Reducing stress is conducted by being mindful of our personal habits. The Japanese believe that living on “auto-pilot” can be hazardous to our own health. As we age, stress may increase if there is dissonance in our environments. Change can bring dissonance. Therefore, by engaging in a new activity or learning a new habit every so often will keep the mind active, help reduce stress, and embrace change effectively. Logotherapy, a concept created by Victor Frankl was also introduced in this study. Logotherapy is a type of therapy that encourages individuals to sit up straight and listen to things that are difficult to hear. The purpose of this therapy is to help each individual find reasons to live a happy life.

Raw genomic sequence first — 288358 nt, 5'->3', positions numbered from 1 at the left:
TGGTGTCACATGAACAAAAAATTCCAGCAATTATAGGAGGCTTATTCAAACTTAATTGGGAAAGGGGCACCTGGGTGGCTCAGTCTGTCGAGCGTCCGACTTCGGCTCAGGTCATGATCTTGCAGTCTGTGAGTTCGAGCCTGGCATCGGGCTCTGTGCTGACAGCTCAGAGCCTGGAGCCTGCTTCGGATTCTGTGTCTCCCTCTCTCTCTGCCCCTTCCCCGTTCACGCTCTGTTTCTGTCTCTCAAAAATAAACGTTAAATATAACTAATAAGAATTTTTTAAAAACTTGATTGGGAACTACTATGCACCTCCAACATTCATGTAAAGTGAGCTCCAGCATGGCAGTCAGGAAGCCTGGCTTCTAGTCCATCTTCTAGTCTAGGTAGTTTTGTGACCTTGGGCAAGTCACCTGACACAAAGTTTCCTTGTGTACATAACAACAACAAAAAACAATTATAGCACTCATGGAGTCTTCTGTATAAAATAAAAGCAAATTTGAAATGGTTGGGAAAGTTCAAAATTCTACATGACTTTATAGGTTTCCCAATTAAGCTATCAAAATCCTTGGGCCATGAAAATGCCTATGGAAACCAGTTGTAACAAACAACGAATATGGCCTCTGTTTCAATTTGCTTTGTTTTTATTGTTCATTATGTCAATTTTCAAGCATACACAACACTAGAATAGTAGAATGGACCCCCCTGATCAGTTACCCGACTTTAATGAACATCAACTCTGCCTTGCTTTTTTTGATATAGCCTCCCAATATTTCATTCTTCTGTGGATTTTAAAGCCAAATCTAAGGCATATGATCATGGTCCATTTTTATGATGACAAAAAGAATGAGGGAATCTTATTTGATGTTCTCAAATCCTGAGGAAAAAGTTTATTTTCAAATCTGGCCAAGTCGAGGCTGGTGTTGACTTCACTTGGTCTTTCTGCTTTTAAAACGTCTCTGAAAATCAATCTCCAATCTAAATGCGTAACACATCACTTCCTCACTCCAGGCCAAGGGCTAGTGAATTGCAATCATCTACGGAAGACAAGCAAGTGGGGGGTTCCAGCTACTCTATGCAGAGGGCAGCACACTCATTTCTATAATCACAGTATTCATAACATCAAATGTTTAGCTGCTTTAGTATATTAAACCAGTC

When I first read about this type of therapy, which I was not taught in school, I realized that being forced to listen to things that we don’t want to hear, helps to break up the auto-pilot mode that most of us operate on, on a daily basis. It helps us understand ourselves and reflect on our personal behaviors. It also helps so remain mindful and conscious about how our behavior impacts others. More importantly, if done correctly, this type of therapy may help each of us reduce stress in our lives, accept change, and retain a youthful mindset everyday by looking towards the future. Engaging our energy to focus on the future is the key to living a healthy mindful life.

I encourage each of you to read this book. It is a fantastic read!


How Do I Cope with Anger?